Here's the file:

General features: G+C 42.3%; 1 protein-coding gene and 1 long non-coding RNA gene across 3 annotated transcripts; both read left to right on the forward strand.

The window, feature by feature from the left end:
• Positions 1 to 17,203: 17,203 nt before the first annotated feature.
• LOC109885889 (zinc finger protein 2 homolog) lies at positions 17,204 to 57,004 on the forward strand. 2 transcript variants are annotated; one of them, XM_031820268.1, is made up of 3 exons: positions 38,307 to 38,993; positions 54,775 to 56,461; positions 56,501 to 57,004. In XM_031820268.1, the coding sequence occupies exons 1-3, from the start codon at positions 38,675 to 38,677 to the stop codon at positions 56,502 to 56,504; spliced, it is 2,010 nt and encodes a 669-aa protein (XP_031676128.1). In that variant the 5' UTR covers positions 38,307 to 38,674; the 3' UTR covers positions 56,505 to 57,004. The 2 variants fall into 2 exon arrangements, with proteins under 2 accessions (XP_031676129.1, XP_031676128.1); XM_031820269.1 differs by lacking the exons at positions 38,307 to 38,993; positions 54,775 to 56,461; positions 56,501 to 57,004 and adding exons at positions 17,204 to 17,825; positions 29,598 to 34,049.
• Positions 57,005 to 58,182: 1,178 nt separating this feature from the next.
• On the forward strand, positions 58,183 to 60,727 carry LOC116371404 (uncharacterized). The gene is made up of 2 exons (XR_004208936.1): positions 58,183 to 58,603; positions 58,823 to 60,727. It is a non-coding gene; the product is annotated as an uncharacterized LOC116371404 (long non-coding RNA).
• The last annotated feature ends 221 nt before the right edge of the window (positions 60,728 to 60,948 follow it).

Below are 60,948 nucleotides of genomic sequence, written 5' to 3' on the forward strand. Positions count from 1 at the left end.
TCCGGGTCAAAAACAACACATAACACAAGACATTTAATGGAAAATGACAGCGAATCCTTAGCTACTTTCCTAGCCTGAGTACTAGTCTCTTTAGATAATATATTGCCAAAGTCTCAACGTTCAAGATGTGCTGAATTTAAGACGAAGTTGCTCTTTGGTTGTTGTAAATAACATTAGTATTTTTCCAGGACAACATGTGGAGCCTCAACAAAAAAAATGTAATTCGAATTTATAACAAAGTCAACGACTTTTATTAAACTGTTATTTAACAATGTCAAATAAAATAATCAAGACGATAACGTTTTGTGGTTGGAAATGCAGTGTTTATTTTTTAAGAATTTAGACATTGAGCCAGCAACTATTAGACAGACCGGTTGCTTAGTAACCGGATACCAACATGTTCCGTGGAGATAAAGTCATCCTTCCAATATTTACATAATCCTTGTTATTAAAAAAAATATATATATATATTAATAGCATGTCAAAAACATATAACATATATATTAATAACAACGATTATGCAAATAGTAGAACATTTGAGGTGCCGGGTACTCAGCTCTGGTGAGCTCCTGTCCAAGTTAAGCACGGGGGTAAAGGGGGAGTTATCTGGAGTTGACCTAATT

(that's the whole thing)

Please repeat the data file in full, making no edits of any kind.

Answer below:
General features: G+C 42.3%; 1 protein-coding gene and 1 long non-coding RNA gene across 3 annotated transcripts; both read left to right on the forward strand.

The window, feature by feature from the left end:
• Positions 1 to 17,203: 17,203 nt before the first annotated feature.
• LOC109885889 (zinc finger protein 2 homolog) lies at positions 17,204 to 57,004 on the forward strand. 2 transcript variants are annotated; one of them, XM_031820268.1, is made up of 3 exons: positions 38,307 to 38,993; positions 54,775 to 56,461; positions 56,501 to 57,004. In XM_031820268.1, the coding sequence occupies exons 1-3, from the start codon at positions 38,675 to 38,677 to the stop codon at positions 56,502 to 56,504; spliced, it is 2,010 nt and encodes a 669-aa protein (XP_031676128.1). In that variant the 5' UTR covers positions 38,307 to 38,674; the 3' UTR covers positions 56,505 to 57,004. The 2 variants fall into 2 exon arrangements, with proteins under 2 accessions (XP_031676129.1, XP_031676128.1); XM_031820269.1 differs by lacking the exons at positions 38,307 to 38,993; positions 54,775 to 56,461; positions 56,501 to 57,004 and adding exons at positions 17,204 to 17,825; positions 29,598 to 34,049.
• Positions 57,005 to 58,182: 1,178 nt separating this feature from the next.
• On the forward strand, positions 58,183 to 60,727 carry LOC116371404 (uncharacterized). The gene is made up of 2 exons (XR_004208936.1): positions 58,183 to 58,603; positions 58,823 to 60,727. It is a non-coding gene; the product is annotated as an uncharacterized LOC116371404 (long non-coding RNA).
• The last annotated feature ends 221 nt before the right edge of the window (positions 60,728 to 60,948 follow it).

Below are 60,948 nucleotides of genomic sequence, written 5' to 3' on the forward strand. Positions count from 1 at the left end.
TCCGGGTCAAAAACAACACATAACACAAGACATTTAATGGAAAATGACAGCGAATCCTTAGCTACTTTCCTAGCCTGAGTACTAGTCTCTTTAGATAATATATTGCCAAAGTCTCAACGTTCAAGATGTGCTGAATTTAAGACGAAGTTGCTCTTTGGTTGTTGTAAATAACATTAGTATTTTTCCAGGACAACATGTGGAGCCTCAACAAAAAAAATGTAATTCGAATTTATAACAAAGTCAACGACTTTTATTAAACTGTTATTTAACAATGTCAAATAAAATAATCAAGACGATAACGTTTTGTGGTTGGAAATGCAGTGTTTATTTTTTAAGAATTTAGACATTGAGCCAGCAACTATTAGACAGACCGGTTGCTTAGTAACCGGATACCAACATGTTCCGTGGAGATAAAGTCATCCTTCCAATATTTACATAATCCTTGTTATTAAAAAAAATATATATATATATTAATAGCATGTCAAAAACATATAACATATATATTAATAACAACGATTATGCAAATAGTAGAACATTTGAGGTGCCGGGTACTCAGCTCTGGTGAGCTCCTGTCCAAGTTAAGCACGGGGGTAAAGGGGGAGTTATCTGGAGTTGACCTAATT